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Melbourne: Etchells Radial Cloth Headsails

22 October 2014 Noel Drennan

J1R in 12kn TWS

"J1R in 12kn TWS"

Photo by:
North Sails

With the creation of North Sail's own and Patented, 'Radian Olympic' (Oly) warp orientated Dacron, the next logical step was to create the full radial cut headsail to compliment our radial mainsail development program. Oly has been specifically designed to meet the Etchells class minimum main and jib cloth rules.

Radian warp cloth allows us the flexibility during design to orientate and align each panel with the curved high load path from the head and clew.

Conventional crosscut cloth has to be laid out at 90 degrees to the load line, which limits the designer to alignment in just one plane.

The Etchells headsails aspect ratio at 3.16 to 1 is extremely high, as compared to most other 30-foot yachts. Sail loads increase with the sails aspect ratio, making warp construction ideal for locking in and then holding the shape of an Etchells jib.

Following on from our two-year development program with radial mains, we have been working away at developing a mould for our Full Radial Etchells headsail since November 2012. Our first Radial headsail, coded FLR, had a large radial clew and radial head and cross cut middle section. The cross cut mid section provides our designer a stepping stone in the design process, so we stay in sync with our multiple world champions' cross cut sail designs.

Have a look at the sail analysis

It is interesting to note that for much of our testing we minimise variables by testing a radial main with our proven cross cut jib and vice versa. We are now far enough down the track with the mains that we now can test both radial sails together.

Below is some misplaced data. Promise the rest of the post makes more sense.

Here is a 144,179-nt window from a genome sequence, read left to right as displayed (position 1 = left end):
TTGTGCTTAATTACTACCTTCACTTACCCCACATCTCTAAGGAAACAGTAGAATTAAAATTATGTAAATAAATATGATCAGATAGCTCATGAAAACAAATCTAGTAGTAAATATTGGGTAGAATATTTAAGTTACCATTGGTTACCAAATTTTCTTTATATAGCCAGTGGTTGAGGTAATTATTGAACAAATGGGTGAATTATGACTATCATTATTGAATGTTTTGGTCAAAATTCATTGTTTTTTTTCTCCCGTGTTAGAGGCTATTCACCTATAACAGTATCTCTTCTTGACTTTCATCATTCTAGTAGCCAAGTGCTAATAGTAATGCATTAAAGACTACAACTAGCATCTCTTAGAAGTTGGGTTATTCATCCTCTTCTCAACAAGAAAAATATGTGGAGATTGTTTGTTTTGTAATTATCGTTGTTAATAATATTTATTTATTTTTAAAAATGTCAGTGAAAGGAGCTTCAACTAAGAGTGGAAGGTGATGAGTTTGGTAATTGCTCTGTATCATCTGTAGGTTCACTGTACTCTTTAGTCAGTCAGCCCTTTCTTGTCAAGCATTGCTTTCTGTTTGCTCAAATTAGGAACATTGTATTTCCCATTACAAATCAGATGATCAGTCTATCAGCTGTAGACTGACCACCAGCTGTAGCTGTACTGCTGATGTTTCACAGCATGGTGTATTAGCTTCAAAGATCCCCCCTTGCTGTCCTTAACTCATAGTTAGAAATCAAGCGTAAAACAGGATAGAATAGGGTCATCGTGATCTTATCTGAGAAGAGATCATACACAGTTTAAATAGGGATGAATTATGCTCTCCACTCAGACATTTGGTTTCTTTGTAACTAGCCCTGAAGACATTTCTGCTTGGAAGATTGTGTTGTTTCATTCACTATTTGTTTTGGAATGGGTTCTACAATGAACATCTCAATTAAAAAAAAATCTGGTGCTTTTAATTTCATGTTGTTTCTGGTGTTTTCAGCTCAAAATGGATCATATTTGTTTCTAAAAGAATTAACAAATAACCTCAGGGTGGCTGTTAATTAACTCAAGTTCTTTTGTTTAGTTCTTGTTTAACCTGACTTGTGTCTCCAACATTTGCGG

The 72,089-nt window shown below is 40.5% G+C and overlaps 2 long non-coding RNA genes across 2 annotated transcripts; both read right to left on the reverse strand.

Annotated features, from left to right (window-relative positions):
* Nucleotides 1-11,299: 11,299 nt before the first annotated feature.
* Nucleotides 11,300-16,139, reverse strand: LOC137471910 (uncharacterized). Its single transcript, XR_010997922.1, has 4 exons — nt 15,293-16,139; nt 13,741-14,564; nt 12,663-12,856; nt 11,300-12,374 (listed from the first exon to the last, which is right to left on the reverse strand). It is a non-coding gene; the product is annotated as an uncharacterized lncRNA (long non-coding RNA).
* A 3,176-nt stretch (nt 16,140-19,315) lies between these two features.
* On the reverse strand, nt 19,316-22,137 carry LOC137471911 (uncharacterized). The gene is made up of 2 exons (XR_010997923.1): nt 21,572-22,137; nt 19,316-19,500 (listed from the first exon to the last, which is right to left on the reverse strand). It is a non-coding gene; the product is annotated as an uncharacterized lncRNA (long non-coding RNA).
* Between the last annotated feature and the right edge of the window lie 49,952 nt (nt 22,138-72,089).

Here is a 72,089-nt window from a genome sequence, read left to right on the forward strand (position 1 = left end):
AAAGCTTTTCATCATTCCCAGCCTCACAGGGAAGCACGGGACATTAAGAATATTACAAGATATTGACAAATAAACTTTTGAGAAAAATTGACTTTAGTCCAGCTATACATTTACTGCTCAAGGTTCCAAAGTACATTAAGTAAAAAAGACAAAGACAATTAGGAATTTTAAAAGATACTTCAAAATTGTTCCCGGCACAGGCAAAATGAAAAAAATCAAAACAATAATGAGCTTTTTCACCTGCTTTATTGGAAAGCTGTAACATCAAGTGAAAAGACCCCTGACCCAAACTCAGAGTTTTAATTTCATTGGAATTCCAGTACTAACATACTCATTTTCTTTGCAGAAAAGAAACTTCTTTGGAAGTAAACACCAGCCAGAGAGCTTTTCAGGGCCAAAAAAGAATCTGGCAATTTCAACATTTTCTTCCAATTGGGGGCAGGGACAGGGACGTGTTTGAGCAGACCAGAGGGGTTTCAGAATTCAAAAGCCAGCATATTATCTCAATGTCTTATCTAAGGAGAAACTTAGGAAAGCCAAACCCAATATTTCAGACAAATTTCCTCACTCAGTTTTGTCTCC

We are currently testing three, full radial jib models of varying depths in Melbourne, Sydney and San Diego.

With North Sails again winning the recent Newport Etchells World Championship, our proven cross cut sails remain our benchmark and default models of the market. With the full radial models, our goal is to take advantage of new technology, not fashion, which we have observed in some Dacron markets, where fill (cross cut) orientated cloth as been incorrectly used. As such, we are under no time pressure to finalise designs and have introduced a limited number of sails to the market, which we are confident that these models are competitive. Our testing team includes top sailors such as Tom King, Graham Taylor, Grant Simmer, Ian Murray and Mothy Jarvin, who together with myself, Michael Coxon and Richie Allanson give feedback to our designer, Andrew Lechte. Andrew is regarded as a world leader in radial one design sails, having successfully introduced radial sails to other classes, such as the Star at Olympic level.

You may be surprised to find out that the headsail provides most of the driving force on an Etchells, despite of its small area, offering around 65% of the total forward drive.

The headsails efficiency is gained from the flow onto mainsail behind it, and whilst sailing we tend to focus most of our attention on the main, as it is more visual to the crew, critiquing the mainsail shape, which is often at the expense of the jib.

The importance of headsail trim and set up is often under rated, as in the Etchells we have many trim adjustments, sheet tension, halyard tack/forestay sag, in-hauler etc.

On my boat I have a measurement marked on my jib cars as my base position at 2600mm from the forestay, marked on both port and starboard tracks. This base position becomes my jib car base for trim reference.

In summary, the advantages of the radial construction are:
- a smoother moulded shape achieved through multiple panel vertical shaping,
- improved shape holding through yarn alignment, giving longer racing life,
- lighter weight with greater wind range,
- the creation of computer moulds for ease of both reproduction and subtle design tuning for future development.

The end result gives us a lighter, smoother, longer lasting shape holding jib built to the class minimum cloth weight of 270gm.









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